The law codifies policies that have been in place since Jan. 1, 2015, under the terms of a 2012 federal consent decree between the city of Seattle and the U.S. Justice Department.
The Seattle City Council, in an 8:0 vote Monday, passed a law that codifies the Police Department’s bias-free policing policies.
The policies have been in place since Jan. 1, 2015, under the terms of a 2012 federal consent decree between the city of Seattle and the U.S. Justice Department, which required the Police Department to adopt reforms to address excessive force and discriminatory policing.
In addition to codifying the policies, the law creates a right to bring a civil court action seeking remedies and monetary damages over alleged biased policing. It also requires training on the policies and includes data collection regarding when people are stopped, including while driving.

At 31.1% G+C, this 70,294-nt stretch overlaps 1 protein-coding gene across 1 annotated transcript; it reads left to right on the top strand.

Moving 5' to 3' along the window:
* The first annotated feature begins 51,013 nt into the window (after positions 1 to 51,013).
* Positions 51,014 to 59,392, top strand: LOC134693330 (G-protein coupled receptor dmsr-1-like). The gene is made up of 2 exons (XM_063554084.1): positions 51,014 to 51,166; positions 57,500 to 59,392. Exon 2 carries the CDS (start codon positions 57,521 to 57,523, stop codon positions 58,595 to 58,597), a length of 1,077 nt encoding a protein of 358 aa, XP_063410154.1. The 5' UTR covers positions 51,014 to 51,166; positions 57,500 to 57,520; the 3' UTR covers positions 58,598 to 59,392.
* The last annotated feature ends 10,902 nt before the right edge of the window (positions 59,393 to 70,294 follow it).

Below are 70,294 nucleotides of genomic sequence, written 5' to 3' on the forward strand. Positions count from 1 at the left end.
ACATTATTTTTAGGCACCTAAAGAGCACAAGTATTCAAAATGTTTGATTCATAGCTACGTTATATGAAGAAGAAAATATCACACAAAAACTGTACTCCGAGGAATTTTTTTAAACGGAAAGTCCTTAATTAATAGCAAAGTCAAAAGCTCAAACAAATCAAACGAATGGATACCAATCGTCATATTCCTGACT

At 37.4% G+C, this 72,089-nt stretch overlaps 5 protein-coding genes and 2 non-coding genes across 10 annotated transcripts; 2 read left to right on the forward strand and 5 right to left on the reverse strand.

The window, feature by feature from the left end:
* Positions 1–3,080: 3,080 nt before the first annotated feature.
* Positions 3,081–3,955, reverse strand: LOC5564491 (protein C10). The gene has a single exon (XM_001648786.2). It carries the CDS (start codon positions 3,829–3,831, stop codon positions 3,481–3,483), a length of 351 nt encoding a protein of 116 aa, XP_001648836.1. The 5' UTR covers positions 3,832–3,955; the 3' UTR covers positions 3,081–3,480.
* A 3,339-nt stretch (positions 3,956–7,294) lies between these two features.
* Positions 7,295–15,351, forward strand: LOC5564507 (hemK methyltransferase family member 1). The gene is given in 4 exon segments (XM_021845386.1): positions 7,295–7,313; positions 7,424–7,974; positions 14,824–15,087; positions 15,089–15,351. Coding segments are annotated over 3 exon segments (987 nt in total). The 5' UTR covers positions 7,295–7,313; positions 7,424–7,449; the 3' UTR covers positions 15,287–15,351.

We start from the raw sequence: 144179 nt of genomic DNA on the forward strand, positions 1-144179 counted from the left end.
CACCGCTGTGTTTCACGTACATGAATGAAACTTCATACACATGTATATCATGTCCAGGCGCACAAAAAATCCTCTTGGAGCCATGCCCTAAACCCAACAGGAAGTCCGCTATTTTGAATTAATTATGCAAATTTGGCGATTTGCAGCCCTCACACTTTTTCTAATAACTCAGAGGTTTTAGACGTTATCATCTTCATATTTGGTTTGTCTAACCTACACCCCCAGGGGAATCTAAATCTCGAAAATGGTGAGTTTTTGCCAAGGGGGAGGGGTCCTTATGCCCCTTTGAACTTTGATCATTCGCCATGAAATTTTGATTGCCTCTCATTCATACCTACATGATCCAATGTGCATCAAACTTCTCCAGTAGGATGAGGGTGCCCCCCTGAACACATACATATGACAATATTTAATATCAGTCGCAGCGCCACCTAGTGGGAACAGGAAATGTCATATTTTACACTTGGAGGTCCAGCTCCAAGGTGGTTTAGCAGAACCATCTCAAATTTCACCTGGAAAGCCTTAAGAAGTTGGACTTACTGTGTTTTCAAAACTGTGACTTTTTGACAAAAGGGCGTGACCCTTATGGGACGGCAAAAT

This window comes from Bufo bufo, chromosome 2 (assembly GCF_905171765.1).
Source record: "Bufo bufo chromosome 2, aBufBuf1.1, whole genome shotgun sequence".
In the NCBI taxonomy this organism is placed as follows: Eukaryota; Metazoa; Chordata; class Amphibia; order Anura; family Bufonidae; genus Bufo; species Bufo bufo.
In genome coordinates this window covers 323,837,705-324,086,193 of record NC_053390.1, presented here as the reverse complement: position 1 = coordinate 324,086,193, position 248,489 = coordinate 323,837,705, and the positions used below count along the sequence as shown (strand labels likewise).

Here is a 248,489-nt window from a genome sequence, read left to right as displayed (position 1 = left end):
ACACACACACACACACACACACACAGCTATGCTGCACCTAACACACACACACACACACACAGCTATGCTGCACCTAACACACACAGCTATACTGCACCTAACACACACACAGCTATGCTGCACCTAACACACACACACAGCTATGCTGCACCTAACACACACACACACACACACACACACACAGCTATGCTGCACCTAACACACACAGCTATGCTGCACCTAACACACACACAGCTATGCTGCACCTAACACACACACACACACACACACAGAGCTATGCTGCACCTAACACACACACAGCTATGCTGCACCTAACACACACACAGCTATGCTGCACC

“This legislation sends a strong message that the City is committed to ensuring constitutional policing now and in the future,” Council President Bruce Harrell, who sponsored the measure, and Councilmember M. Lorena González, the co-sponsor, said in a statement last week when the law was approved in the council public-safety committee chaired by González.
Most Read Local Stories
- Tim Eyman under investigation in theft of $70 chair from Office Depot WATCH
- Amazon puts the smile in federal income taxes — by not paying any | Danny Westneat
- Former Eastside lawmaker arrested after drinking with underage relative, police say
- Lawsuit alleges Arlington police 'radically escalated' encounter with distraught girl, 17, before shooting her
- Meet the many unsung heroes of the Seattle Snowpocalypse WATCH